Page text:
Nvidia Looks to Define a 'Zero Billion' Market

 
 
By Scott Ferguson  |  Posted 2008-06-11 Print this article Print
 
 
 
 
 
 
 

The MID market is undefined, but there is potential and a big rival-Intel.

SANTA CLARA, Calif.-When Michael Rayfield looks at the potential for so-called MIDs or mobile Internet devices, what he sees now is a "zero billion dollar market."

Rayfield, the general manager of Nvidia's Mobile Business division, is being flip, but he makes a point. Right now, for all the talk of MIDs at the 2008 Computex conference in Taiwan in early June, the market is ill-defined. However, there is potential and Nvidia along with big-time rival Intel are each looking to be the first to define the market.

At Computex, Nvidia launched a new platform called Tegra, which is built around an ARM 11 CPU, a low-watt GeForce GPU (graphics processing unit), an image processor and a high-definition video processor. Earlier this year, Intel unveiled its Atom processor-formally called Silverthorne-which is an x86 processor based on Intel Architecture along with a new chip set.

The two companies are now in a race to get their products into the hands of vendors to produce the first of these MIDs by the second half of 2008, although Rayfield believes that the real test will come in the later half of 2009 when Intel and Nvidia revamp their offerings.

For now, Nvidia is looking at devices that cost between $199 and $250, connect to the Internet through Wi-Fi, WiMax or 3G, and have 4- to 12-inch displays. While many of these devices will find their way into the consumer market, Rayfield believes that at the $200 price range, these MIDs could find their way into the enterprise for applications ranging from e-mail to VOIP (voice over IP).

In an interview at Nvidia's headquarters here, Rayfield-not surprisingly-said he believes that the ARM-based Tegra platform will offer the type of battery life needed for MIDs to be successful in the market while supporting video, games and "light" productivity applications such as e-mail and spreadsheets.

"If the device only works for two hours, it will remain a zero billion market because nobody wants to plug it back into the wall after two hours," said Rayfield.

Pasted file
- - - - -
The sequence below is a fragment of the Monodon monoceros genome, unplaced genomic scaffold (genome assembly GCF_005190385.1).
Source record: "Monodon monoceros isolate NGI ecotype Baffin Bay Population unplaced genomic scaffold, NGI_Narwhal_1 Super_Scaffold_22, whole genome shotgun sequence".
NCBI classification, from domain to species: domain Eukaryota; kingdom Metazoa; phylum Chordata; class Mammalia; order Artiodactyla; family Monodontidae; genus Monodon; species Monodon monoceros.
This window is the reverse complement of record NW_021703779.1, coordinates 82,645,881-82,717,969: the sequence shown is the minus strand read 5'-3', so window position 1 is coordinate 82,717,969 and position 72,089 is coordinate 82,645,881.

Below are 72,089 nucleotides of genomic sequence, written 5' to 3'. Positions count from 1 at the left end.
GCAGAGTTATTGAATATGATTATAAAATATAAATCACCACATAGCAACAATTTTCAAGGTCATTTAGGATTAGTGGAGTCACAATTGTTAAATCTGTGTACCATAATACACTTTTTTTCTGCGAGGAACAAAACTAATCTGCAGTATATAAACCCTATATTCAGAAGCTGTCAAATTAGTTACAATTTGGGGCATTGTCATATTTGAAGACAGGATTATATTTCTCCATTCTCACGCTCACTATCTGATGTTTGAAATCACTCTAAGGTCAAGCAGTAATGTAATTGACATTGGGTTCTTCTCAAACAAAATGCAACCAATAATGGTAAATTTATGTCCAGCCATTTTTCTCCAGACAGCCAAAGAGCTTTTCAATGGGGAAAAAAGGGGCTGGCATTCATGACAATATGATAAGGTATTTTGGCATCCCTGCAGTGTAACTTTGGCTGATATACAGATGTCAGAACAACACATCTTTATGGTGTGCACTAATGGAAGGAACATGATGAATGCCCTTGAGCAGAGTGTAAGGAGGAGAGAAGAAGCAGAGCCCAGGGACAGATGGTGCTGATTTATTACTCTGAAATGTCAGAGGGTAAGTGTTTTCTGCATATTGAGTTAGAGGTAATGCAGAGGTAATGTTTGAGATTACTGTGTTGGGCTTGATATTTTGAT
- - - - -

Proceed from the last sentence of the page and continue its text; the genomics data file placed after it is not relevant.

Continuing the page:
This type of platform with the ARM processor also means that Nvidia can move between the MID and the smart phone markets-the company offered a its APX2500 application processor for smart phones earlier this year-and that type of crossover could lead to an array of interesting products that combine the best elements of both.

"It's a mart that could be worth billions and billions, and there could also be billions of devices out there if it's done right," said Rayfield. "If the smart phone starts to merge with the navigation device, which then starts to merge with these mobile devices, it becomes huge."

Some analysts agree with that assumption and many believe that it will take Intel some time to bring the thermal envelope of its Atom processors down for use in both MIDs as well as smart phones, such as the Apple iPhone.

However, some of the Intel processors do offer thermal envelopes of less than one watt, while the ARM processor allows Nvidia to offer its platform at less than one watt as well. Other industry watchers believe that application developers will have an easier time developing code on Intel's x86 base, which could support a full Microsoft Windows or Linux operating system.

For now, Tegra supports Windows CE and Mobile, and while Rayfield believes it could support Linux in the future, he said he thinks most consumers will want a Windows-based device. As for third-party applications, Rayfield said developers can build on top of Windows or use OpenKODE, a set of open APIs for handheld devices, to develop the software.

 
 
 
 
 
 
 
 
 
 
 

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